The Joint Investigation Team (JIT) led by FIA Director General Wajid Zia, constituted by Prime Minister Imran Khan to probe the wheat flour crisis, has not yet contacted the Competition Commission of Pakistan (CCP) to get its perspective on any possible cartelization behind the crisis, sources informed Business Recorder.
Taking strict notice of the recent wheat flour crisis in the country, Prime Minister Imran Khan had constituted a high-level committee with representation from FIA and the Intelligence Bureau (IB). The committee was tasked to identify and fix responsibility, if any, on any individual/officer/organisation, including any purported benefit to a private party, besides suggesting a way forward for future course of action.
The committee comprised Director General of the Federal Investigation Authority Wajid Zia, as its convener, and representative of the Intelligence Bureau not below BS-20/21 and the Director General Anti-Corruption Punjab, as its members. The convener may co-opt any other member(s).
The JIT has submitted its report to the Prime Minister in the first week of February 2020, and reportedly it had fixed responsibility for the wheat crisis on the Federal Food Security Ministry, the provincial governments, the district governments, and the commission to their failure to play a role in averting the crisis.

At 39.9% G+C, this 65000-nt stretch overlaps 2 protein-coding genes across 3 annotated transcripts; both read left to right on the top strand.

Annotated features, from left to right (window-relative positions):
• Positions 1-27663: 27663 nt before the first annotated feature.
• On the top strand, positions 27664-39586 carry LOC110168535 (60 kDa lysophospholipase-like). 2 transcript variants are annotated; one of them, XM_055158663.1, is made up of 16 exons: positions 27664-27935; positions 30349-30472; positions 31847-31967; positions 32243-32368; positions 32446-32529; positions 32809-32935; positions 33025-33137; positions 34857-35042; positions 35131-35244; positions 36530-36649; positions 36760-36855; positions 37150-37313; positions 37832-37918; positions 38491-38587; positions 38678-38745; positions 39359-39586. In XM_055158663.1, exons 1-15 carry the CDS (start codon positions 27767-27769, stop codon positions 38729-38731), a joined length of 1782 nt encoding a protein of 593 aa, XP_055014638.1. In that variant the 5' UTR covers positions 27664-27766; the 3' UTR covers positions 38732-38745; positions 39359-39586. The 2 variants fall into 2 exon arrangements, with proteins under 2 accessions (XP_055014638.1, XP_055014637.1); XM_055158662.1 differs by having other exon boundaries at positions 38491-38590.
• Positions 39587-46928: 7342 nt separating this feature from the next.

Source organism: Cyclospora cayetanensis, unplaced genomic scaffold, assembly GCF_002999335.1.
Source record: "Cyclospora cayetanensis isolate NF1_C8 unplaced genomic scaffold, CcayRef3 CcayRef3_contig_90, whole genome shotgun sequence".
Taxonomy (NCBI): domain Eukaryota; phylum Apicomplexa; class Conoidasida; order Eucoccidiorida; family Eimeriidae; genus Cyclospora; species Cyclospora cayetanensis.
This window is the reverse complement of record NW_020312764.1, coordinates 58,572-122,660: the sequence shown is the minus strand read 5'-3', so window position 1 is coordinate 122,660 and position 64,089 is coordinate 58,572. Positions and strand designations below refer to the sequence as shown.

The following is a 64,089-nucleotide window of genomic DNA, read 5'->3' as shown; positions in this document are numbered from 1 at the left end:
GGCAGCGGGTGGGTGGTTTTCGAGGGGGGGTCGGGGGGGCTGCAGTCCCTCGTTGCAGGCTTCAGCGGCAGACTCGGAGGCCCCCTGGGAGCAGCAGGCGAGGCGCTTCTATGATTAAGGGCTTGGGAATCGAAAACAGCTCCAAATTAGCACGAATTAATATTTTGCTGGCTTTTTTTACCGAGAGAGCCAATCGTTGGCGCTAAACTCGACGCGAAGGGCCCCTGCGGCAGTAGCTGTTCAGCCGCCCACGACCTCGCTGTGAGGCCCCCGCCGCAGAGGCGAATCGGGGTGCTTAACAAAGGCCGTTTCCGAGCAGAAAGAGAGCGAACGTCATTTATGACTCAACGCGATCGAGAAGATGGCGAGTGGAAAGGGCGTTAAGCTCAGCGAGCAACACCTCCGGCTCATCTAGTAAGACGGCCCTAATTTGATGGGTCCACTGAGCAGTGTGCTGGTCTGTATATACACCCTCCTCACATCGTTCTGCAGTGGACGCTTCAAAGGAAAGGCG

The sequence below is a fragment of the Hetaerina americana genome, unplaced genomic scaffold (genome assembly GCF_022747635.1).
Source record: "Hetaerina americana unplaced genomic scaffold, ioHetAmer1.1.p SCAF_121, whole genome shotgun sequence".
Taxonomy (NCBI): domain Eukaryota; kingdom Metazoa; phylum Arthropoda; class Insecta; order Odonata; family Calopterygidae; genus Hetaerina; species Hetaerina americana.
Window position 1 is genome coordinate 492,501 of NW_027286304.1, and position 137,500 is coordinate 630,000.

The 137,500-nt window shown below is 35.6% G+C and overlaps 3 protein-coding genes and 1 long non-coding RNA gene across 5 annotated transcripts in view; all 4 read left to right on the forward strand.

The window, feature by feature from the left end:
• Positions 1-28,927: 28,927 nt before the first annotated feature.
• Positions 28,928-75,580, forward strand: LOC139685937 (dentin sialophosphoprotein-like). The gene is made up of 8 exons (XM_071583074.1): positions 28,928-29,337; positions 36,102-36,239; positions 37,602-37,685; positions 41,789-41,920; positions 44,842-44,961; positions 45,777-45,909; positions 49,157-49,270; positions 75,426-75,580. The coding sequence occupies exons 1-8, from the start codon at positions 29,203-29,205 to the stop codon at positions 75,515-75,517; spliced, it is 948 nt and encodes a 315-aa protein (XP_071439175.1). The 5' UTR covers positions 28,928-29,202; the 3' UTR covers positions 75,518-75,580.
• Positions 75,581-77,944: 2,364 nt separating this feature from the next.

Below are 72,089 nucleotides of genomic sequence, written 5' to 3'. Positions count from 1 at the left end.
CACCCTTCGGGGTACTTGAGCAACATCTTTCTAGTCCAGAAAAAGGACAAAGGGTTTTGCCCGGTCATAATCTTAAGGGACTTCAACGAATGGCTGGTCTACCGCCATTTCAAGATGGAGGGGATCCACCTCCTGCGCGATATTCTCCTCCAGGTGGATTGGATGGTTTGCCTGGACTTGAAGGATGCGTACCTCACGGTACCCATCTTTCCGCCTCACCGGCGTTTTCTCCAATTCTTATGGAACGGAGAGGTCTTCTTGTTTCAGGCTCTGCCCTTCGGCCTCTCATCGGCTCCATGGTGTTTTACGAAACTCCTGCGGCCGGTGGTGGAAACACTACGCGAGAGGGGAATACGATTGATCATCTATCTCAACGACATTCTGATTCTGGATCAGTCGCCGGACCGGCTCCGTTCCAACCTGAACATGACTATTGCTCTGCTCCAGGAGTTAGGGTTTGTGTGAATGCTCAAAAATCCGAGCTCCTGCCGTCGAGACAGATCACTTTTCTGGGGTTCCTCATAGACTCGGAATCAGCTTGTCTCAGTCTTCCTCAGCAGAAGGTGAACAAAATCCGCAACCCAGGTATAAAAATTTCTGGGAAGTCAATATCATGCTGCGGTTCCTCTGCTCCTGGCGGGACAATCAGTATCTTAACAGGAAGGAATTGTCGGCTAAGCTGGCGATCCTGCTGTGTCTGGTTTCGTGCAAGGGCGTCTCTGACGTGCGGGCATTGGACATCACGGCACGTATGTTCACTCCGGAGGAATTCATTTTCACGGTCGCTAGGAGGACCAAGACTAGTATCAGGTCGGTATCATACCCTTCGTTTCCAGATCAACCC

Interestingly, the CCP had passed an order on 13 December 2019, imposing a penalty of Rs 75 million on Pakistan Flour Mills Association (PFMA) for collusive practices including price fixing of atta. In February again, the CCP raided the PFMA head office in Lahore on the charges of cartelization and confiscated its record for further investigation.
Despite these enforcement actions, the JIT has neither made any contact with the CCP nor wrote any letter seeking information about its role in the crisis. The prime minister on last Friday told journalists that he has returned the report to JIT with a few observations and directed it to come with comprehensive recommendations.
Sources confirmed that the CCP has not been contacted by the JIT to seek input on the actions taken by the commission in this regard. Sources said that the CCP has geared up its enforcement pace, particularly in the wheat and sugar sector, where it is also doing cost audit of big mills to ascertain their production quantities, cost, and profit margins. This is despite the fact that most of the CCP's orders are pending in different courts, hampering the recovery of penalties worth 27 billion rupees.
The Overseas Investors Chamber of Commerce & Industry (OICCI) in its latest Perception and Investment Survey 2019 ranked CCP the highest in comparison with the other regulatory bodies. The survey reported stated: "The Competition Commission of Pakistan far bettered amongst all the regulatory bodies with over 99 percent of the respondents showing satisfaction with its performance, followed by the Board of Investment scoring 88 percent favourable responses."
In her separate briefings to the Prime Minister and the cabinet, the CCP chairperson Vadiyya Khalil highlighted the work being done to promote competition in the economy. The prime minister has already directed the Law Ministry to help CCP in overcoming the legal and constitutional challenges and an early disposal of its pending cases in Lahore High Court and other courts.